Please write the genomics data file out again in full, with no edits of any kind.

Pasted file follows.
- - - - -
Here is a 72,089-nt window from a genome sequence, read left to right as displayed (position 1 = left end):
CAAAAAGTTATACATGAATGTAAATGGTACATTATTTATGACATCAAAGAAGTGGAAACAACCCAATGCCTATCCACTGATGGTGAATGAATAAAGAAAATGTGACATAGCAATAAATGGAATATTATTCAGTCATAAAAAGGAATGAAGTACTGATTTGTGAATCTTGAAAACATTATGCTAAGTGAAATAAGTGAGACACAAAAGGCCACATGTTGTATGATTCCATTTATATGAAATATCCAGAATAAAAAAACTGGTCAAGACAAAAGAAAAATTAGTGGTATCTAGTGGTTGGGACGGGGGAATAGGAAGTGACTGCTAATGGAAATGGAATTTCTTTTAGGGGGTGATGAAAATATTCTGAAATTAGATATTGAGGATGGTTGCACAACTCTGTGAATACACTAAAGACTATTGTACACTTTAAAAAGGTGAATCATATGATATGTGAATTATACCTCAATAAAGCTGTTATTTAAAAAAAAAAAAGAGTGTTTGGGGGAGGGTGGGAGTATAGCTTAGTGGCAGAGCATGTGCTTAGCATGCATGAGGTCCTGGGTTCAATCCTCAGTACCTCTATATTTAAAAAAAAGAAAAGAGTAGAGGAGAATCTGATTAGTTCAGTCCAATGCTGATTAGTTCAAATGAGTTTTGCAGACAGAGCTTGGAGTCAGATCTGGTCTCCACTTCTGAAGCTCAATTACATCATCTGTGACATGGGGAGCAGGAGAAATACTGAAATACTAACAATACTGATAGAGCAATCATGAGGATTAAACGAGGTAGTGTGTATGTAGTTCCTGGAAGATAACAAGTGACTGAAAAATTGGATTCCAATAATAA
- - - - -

Here is a 72,089-nt window from a genome sequence, read left to right as displayed (position 1 = left end):
CAAAAAGTTATACATGAATGTAAATGGTACATTATTTATGACATCAAAGAAGTGGAAACAACCCAATGCCTATCCACTGATGGTGAATGAATAAAGAAAATGTGACATAGCAATAAATGGAATATTATTCAGTCATAAAAAGGAATGAAGTACTGATTTGTGAATCTTGAAAACATTATGCTAAGTGAAATAAGTGAGACACAAAAGGCCACATGTTGTATGATTCCATTTATATGAAATATCCAGAATAAAAAAACTGGTCAAGACAAAAGAAAAATTAGTGGTATCTAGTGGTTGGGACGGGGGAATAGGAAGTGACTGCTAATGGAAATGGAATTTCTTTTAGGGGGTGATGAAAATATTCTGAAATTAGATATTGAGGATGGTTGCACAACTCTGTGAATACACTAAAGACTATTGTACACTTTAAAAAGGTGAATCATATGATATGTGAATTATACCTCAATAAAGCTGTTATTTAAAAAAAAAAAAGAGTGTTTGGGGGAGGGTGGGAGTATAGCTTAGTGGCAGAGCATGTGCTTAGCATGCATGAGGTCCTGGGTTCAATCCTCAGTACCTCTATATTTAAAAAAAAGAAAAGAGTAGAGGAGAATCTGATTAGTTCAGTCCAATGCTGATTAGTTCAAATGAGTTTTGCAGACAGAGCTTGGAGTCAGATCTGGTCTCCACTTCTGAAGCTCAATTACATCATCTGTGACATGGGGAGCAGGAGAAATACTGAAATACTAACAATACTGATAGAGCAATCATGAGGATTAAACGAGGTAGTGTGTATGTAGTTCCTGGAAGATAACAAGTGACTGAAAAATTGGATTCCAATAATAA